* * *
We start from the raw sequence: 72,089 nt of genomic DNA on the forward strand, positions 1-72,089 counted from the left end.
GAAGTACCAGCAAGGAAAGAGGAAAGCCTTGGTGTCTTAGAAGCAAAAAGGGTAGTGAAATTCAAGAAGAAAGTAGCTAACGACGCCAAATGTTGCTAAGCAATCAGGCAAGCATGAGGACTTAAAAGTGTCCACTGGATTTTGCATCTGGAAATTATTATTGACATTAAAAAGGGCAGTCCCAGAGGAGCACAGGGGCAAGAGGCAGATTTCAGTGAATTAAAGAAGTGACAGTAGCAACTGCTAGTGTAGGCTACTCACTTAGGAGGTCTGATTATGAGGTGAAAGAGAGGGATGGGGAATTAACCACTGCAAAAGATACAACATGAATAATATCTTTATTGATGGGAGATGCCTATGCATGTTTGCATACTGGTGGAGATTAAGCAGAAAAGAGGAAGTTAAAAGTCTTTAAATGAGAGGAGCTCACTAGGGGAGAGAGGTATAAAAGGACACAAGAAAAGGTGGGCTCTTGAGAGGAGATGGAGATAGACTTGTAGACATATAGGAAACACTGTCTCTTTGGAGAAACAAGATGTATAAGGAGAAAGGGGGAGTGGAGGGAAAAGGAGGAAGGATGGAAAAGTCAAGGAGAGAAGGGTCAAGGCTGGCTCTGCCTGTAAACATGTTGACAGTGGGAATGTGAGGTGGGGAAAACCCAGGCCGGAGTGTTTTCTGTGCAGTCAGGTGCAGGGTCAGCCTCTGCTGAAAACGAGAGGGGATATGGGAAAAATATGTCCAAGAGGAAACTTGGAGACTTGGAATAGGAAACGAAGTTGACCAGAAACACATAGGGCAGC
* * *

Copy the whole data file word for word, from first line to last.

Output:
We start from the raw sequence: 72,089 nt of genomic DNA on the forward strand, positions 1-72,089 counted from the left end.
GAAGTACCAGCAAGGAAAGAGGAAAGCCTTGGTGTCTTAGAAGCAAAAAGGGTAGTGAAATTCAAGAAGAAAGTAGCTAACGACGCCAAATGTTGCTAAGCAATCAGGCAAGCATGAGGACTTAAAAGTGTCCACTGGATTTTGCATCTGGAAATTATTATTGACATTAAAAAGGGCAGTCCCAGAGGAGCACAGGGGCAAGAGGCAGATTTCAGTGAATTAAAGAAGTGACAGTAGCAACTGCTAGTGTAGGCTACTCACTTAGGAGGTCTGATTATGAGGTGAAAGAGAGGGATGGGGAATTAACCACTGCAAAAGATACAACATGAATAATATCTTTATTGATGGGAGATGCCTATGCATGTTTGCATACTGGTGGAGATTAAGCAGAAAAGAGGAAGTTAAAAGTCTTTAAATGAGAGGAGCTCACTAGGGGAGAGAGGTATAAAAGGACACAAGAAAAGGTGGGCTCTTGAGAGGAGATGGAGATAGACTTGTAGACATATAGGAAACACTGTCTCTTTGGAGAAACAAGATGTATAAGGAGAAAGGGGGAGTGGAGGGAAAAGGAGGAAGGATGGAAAAGTCAAGGAGAGAAGGGTCAAGGCTGGCTCTGCCTGTAAACATGTTGACAGTGGGAATGTGAGGTGGGGAAAACCCAGGCCGGAGTGTTTTCTGTGCAGTCAGGTGCAGGGTCAGCCTCTGCTGAAAACGAGAGGGGATATGGGAAAAATATGTCCAAGAGGAAACTTGGAGACTTGGAATAGGAAACGAAGTTGACCAGAAACACATAGGGCAGC